For hard drive prices, the race to zero is over: nobody won. For the past 35+ years or so, hard drives prices have dropped, from around $500,000 per gigabyte in 1981 to less than $0.03 per gigabyte today. This includes the period of the Thailand drive crisis in 2012 that spiked hard drive prices. Matthew Komorowski has done an admirable job of documenting the hard drive price curve through March 2014 and we’d like to fill in the blanks with our own drive purchase data to complete the picture. As you’ll see, the hard drive pricing curve has flattened out.
75,000 New Hard Drives
We first looked at the cost per gigabyte of a hard drive in 2013 when we examined the effects of the Thailand Drive crisis on our business. When we wrote that post, the cost per gigabyte for a 4 TB hard drive was about $0.04 per gigabyte. Since then 5-, 6-, 8- and recently 10 TB hard drives have been introduced and during that period we have purchased nearly 75,000 drives. Below is a chart by drive size of the drives we purchased since that last report in 2013.
We purchase drives in bulk, thousands at a time. The price you might get at Costco or BestBuy, or on Amazon will most likely be higher.
The effect of the Thailand Drive crisis is clearly seen from October 2011 through mid-2013.
The 4 TB Drive Enigma
Up through the 4 TB drive models, the cost per gigabyte of a larger sized drive always became less than the smaller sized drives. In other words, the cost per gigabyte of a 2 TB drive was less than that of a 1 TB drive resulting in higher density at a lower cost per gigabyte. This changed with the introduction of 6- and 8 TB drives, especially as it relates to the 4 TB drives. As you can see in the chart above, the cost per gigabyte of the 6 TB drives did not fall below that of the 4 TB drives. You can also observe that the 8 TB drives are just approaching the cost per gigabyte of the 4 TB drives. The 4 TB drives are the price king as seen in the chart below of the current cost of Seagate consumer drives by size.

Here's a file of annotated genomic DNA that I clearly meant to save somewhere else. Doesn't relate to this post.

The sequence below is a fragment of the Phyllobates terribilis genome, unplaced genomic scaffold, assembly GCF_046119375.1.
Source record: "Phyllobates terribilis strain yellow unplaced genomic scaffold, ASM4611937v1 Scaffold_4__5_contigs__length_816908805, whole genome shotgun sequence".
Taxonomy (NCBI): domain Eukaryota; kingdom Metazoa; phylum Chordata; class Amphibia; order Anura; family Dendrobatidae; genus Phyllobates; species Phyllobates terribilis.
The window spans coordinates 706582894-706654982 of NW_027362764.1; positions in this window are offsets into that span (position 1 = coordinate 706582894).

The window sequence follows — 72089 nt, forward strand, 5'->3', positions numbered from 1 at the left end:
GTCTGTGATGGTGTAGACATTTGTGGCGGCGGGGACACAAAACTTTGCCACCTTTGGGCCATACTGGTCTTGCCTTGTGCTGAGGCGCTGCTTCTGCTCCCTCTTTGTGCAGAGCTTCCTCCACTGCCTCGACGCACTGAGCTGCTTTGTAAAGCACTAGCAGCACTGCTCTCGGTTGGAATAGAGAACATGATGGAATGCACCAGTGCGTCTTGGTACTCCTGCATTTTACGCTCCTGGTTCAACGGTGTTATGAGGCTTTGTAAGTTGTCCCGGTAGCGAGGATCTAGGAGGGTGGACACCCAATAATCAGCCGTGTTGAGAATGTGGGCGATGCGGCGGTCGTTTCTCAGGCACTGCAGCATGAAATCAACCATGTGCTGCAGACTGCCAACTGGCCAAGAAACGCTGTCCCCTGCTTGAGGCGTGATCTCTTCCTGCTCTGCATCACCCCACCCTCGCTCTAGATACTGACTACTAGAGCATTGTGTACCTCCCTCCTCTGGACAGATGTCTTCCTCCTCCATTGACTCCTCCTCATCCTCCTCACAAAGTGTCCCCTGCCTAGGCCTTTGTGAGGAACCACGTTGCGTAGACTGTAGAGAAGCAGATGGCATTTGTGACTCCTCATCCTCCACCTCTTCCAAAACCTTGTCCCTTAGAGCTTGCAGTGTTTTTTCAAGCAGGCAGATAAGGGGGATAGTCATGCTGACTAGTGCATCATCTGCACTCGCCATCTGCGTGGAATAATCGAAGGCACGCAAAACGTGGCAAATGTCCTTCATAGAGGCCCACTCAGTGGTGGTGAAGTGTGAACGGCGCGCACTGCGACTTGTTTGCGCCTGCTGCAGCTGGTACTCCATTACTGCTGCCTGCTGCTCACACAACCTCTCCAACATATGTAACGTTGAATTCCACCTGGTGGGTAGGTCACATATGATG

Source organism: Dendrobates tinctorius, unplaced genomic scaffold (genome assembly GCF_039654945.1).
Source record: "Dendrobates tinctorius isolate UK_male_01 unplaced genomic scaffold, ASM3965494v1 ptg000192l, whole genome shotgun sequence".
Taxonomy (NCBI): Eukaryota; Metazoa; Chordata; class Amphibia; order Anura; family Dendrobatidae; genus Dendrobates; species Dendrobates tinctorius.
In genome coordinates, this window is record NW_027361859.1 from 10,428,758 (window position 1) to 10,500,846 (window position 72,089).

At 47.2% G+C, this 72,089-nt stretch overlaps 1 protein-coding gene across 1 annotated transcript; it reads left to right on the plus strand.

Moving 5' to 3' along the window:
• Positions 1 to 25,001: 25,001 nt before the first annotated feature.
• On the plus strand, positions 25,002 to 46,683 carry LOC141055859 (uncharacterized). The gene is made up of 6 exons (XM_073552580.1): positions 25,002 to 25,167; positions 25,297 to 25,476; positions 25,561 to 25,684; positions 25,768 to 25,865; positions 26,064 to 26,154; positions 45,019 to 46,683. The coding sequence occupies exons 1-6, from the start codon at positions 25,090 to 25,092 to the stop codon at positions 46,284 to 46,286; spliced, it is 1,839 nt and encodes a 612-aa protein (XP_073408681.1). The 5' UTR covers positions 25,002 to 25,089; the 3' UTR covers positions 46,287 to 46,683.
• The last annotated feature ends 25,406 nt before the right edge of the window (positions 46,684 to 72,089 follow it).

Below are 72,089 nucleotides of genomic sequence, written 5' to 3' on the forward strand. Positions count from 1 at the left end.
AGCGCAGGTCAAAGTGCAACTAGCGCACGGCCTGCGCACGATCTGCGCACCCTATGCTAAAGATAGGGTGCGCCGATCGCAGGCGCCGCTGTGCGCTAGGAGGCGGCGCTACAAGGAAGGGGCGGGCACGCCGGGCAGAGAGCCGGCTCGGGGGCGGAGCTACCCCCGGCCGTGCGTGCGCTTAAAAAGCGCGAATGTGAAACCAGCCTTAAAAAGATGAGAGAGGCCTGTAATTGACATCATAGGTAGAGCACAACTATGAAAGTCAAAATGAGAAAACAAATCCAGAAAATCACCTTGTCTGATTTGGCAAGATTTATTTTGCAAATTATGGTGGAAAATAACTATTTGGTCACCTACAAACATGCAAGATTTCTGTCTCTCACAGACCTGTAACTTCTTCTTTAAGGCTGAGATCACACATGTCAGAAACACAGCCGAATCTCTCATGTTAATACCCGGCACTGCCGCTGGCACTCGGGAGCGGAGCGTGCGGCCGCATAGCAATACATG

The data on this chart was sourced from the current price of these drives on Amazon. The drive models selected were “consumer” drives, like those we typically use in our data centers.
The manufacturing and marketing efficiencies that drive the pricing of hard drives seems to have changed over time. For example, the 6 TB drives have been in the market at least 3 years, but are not even close to the cost per gigabyte of the 4 TB drives. Meanwhile, back in 2011, the 3 TB drives models fell below the cost per gigabyte of the 2 TB drives they “replaced” within a few months. Have we as consumers decided that 4 TB drives are “big enough” for our needs and we are not demanding (by purchasing) larger sized drives in the quantities needed to push down the unit cost?
Approaching Zero: There’s a Limit
The important aspect is the trend of the cost over time. While it has continued to move downward, the rate of change has slowed dramatically as observed in the chart below which represents our average quarterly cost per gigabyte over time.
The change in the rate of the cost per gigabyte of a hard drive is declining. For example, from January 2009 to January 2011, our average cost for a hard drive decreased 45% from $0.11 to $0.06 – $0.05 per gigabyte. From January 2015 to January 2017, the average cost decreased 26% from $0.038 to $0.028 – just $0.01 per gigabyte. This means that the declining price of storage will become less relevant in driving the cost of providing storage.
Back in 2011, IDC predicted that the overall data will grow by 50 times by 2020, and in 2014, EMC estimated that by 2020, we will be creating 44 trillion gigabytes of data annually. That’s quite a challenge for the storage industry especially as the cost per gigabyte curve for hard drives is flattening out. Improvements in existing storage technologies (Helium, HAMR) along with future technologies (Quantum Storage, DNA), are on the way – we can’t wait. Of course we’d like these new storage devices to be 50% less expensive per gigabyte then today’s hard drives. That would be a good start.